~By Bob Wyatt
Trout fishing is always a bit of a lottery. That is, life intrudes. You choose to go fishing when you can go fishing. So, when you have your days planned, or just take them when you can get away, there’s no guarantee that things will be easy, or go your way. It can all go pear shaped. The thing is, these fishing days are precious, so we can’t waste them.
One way to waste a fishing day is to be unprepared. There are plenty of ways to be unprepared. No flies, for instance. I know, you have hundreds of them. I mean the flies you will need, on that water, on that day, of that season. I’m looking at my dry fly box right now, hundreds of just what I need if there’s a mayfly hatch - which there damn well is supposed to be now on my favourite streams, right now.
A good brownie puts a bend in Wyatt’s Epic 690C, his favourite outfit for big nymphs and streamers.
But, at the moment, there are no mayflies. Or damn few of them. Not enough to get the trout going at any rate. What I need are nymphs and streamers. At the moment, until those damn mayflies show up, swinging big rubber-legged nymphs and streamers is about as productive a tactic as anything. I have a sparse and unorganised collection of odds and ends in both nymph boxes, and a few woolly bugger/streamerish type of thing here and there, but really it’s a pretty poor show. So, note to self: get tying.
Another thing to prepare for is weather – wind and high water. The back end of the season means my 6wt rod is rarely out of my hand. It’s the ideal tool for these medium to large streams, and makes handling wind a snap. With a longish belly floater, all the spey type casts are managed comfortably, to the point the rod and line just become kind of transparent. I don’t even think about casting, this outfit just does it. It gets rather Zen out there at times.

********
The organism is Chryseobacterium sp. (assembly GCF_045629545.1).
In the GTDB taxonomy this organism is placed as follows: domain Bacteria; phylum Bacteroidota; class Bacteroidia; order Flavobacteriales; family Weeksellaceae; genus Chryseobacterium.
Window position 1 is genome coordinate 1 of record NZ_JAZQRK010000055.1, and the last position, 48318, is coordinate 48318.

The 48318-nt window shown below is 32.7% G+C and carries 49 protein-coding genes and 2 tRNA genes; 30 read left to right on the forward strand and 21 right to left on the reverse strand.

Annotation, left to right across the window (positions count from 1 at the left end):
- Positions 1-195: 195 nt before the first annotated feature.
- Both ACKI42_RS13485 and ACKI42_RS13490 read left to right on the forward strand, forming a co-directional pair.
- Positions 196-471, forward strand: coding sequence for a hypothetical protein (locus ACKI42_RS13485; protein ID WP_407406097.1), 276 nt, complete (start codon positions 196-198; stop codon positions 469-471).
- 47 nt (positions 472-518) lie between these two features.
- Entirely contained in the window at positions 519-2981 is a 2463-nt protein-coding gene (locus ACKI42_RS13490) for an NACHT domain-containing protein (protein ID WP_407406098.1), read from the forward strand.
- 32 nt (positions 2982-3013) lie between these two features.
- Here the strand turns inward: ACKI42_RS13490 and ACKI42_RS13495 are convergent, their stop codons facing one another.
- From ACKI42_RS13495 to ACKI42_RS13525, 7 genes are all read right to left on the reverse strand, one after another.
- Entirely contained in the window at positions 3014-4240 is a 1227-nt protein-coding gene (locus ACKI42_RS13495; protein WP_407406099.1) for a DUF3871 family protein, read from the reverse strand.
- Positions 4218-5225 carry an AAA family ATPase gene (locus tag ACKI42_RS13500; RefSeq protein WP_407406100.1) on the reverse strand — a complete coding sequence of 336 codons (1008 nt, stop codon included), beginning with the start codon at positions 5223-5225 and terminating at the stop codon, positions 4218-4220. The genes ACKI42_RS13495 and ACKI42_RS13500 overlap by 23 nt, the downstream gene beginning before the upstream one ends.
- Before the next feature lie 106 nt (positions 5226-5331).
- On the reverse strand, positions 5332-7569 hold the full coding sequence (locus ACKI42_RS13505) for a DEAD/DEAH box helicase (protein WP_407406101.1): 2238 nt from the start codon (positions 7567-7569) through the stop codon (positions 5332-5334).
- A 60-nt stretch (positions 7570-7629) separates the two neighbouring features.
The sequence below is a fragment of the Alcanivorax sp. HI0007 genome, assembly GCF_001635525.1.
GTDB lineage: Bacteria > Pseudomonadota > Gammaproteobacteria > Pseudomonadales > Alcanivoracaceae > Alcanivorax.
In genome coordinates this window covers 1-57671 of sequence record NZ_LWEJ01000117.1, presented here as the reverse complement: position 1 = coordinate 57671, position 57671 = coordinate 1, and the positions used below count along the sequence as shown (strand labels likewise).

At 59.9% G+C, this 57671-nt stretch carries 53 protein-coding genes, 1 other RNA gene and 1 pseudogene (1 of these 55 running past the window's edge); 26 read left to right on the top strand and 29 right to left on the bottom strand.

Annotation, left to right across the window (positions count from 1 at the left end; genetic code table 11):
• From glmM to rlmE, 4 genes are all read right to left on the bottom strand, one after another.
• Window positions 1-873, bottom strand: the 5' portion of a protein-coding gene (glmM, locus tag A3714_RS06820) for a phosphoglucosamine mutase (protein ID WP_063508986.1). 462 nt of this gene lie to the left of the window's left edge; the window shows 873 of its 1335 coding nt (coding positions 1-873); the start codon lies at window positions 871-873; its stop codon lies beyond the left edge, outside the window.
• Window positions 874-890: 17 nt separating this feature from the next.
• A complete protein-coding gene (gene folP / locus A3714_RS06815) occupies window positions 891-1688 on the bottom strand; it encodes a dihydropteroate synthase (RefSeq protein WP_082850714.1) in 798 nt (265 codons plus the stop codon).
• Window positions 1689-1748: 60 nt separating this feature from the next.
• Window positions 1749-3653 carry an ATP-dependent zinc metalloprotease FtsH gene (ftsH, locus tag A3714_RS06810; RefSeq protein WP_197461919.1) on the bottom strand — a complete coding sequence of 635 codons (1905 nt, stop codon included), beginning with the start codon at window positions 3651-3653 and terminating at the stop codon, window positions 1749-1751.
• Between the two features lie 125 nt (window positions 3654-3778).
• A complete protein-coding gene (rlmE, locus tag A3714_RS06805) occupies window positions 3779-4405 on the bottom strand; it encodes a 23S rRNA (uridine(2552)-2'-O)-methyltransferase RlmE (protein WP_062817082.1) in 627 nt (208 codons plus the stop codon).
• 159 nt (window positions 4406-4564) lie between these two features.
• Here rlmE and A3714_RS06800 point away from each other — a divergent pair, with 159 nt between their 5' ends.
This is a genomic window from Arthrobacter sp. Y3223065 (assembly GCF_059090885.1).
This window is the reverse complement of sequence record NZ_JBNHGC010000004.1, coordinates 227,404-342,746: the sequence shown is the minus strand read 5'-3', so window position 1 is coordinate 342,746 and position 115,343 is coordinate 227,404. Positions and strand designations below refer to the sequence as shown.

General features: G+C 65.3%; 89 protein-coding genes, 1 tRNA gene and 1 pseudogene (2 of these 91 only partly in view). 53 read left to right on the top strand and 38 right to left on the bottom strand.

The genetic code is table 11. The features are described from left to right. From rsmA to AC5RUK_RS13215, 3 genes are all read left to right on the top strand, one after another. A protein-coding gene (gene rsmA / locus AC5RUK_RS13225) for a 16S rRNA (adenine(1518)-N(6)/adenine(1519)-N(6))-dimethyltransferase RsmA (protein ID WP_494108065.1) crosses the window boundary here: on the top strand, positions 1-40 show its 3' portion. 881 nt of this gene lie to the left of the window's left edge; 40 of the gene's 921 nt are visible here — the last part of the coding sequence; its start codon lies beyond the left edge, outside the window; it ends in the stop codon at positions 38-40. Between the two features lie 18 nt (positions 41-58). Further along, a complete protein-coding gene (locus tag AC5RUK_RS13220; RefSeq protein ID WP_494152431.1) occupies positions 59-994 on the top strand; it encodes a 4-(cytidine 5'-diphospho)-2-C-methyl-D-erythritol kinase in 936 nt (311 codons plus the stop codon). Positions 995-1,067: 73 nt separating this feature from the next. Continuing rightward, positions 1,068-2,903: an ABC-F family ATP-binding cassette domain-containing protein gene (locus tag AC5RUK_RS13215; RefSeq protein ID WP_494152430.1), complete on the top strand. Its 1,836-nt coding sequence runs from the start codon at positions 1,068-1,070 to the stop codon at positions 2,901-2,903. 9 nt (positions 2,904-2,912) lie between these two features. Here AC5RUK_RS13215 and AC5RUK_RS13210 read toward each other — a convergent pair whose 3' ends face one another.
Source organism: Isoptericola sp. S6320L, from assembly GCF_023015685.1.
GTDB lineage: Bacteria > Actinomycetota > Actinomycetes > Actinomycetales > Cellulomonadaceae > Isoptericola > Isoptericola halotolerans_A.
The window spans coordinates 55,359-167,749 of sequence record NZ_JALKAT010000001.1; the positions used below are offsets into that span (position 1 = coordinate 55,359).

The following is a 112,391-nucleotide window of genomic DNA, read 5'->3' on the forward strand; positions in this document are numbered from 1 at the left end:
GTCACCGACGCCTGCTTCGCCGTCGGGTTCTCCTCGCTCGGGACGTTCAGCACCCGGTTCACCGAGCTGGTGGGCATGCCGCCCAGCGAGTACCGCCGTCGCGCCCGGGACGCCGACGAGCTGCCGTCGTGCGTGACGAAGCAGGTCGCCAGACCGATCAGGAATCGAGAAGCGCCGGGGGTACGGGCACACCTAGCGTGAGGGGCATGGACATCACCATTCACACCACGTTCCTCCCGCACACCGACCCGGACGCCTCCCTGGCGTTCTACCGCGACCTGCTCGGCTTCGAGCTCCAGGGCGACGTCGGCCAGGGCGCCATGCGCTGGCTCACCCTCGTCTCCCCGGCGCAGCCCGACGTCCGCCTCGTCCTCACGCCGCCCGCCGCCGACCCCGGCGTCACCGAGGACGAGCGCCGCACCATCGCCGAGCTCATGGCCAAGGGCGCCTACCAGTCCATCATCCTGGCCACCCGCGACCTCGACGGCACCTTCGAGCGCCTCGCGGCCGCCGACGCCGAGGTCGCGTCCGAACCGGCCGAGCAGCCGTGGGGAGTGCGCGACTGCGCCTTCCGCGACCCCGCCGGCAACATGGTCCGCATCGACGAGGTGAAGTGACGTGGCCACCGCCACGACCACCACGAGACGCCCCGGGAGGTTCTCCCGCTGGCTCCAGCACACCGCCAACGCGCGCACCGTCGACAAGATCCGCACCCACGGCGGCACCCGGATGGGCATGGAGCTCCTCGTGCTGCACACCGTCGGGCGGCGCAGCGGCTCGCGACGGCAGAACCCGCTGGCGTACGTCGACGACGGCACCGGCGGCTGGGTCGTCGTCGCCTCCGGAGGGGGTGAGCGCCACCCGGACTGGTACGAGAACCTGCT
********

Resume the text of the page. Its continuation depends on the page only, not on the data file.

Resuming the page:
On a tough day, one nice fish is exactly 100% better than no fish. The right outfit and flies, and knowing how to use them in any situation, is all part of being prepared.
Superb tackle is a joy in itself, no question, but its sometime easy to think that just owning expert level stuff puts us into the expert category. I mean, we look pretty damn expert out there, right? It’s out there on the river, faced with one of the myriad problems to solve, that we are made aware of our limitations. Casting is job one. The first problem we face is placing our line and fly where we want it to go. The couple of hours of lawn casting, busting out those 70 footers, might not have helped much to make that tricky cast under the willows on the far bank, across that bit of fast water into that almost still eddy, with all that pesky brush behind us.
Over the past couple of years, when giving a beginner some casting advice, I’ve been putting less emphasis on the classic overhead cast, and more into practicing the several rod loading moves used in single handed spey casting. Once a new caster gets the idea of line tension and loop formation, and gains confidence in casting through different planes, creating the D-loop for a roll cast, the finer points of loop formation and style come easily. These are loading moves you will use in the countless not so classic situations you find yourself in on the water.
Casting large, weighted nymphs and streamers is a case in point. You really want to have a good set of spey type moves when handling these lures, especially in a wind - in your face, from either side, or from behind. Wind is actually dangerous when trying to get a big tungsten eyed streamer out to fifty or sixty feet. And short casts are often more dangerous, when there is less line inertia and you tend to thrash to get things moving.
This is the main reason I prefer the 690C for early and late season work. There might be a hatch of size 16 mayflies, but the 6wt outfit is no handicap at all. My 590C I use mid-season for delicate low water presentation work. If its windy, which it normally is, and things call for throwing a size 2 streamer, the 690C is just what the doctor ordered. So, more and more it’s my go to outfit, throughout the season. No matter what the conditions, or whatever flies or tactics I need, I’m prepared.
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Which weighs more, a floating fly line or a sinking line? It may surprise you to know that they both weigh the same - at 30 feet anyway. Or at least they should.
For example, under the AFFTA system for rating fly lines a 5 weight fly line is a 5wt regardless of whether it is a floater, a sinking fly line or an intermediate.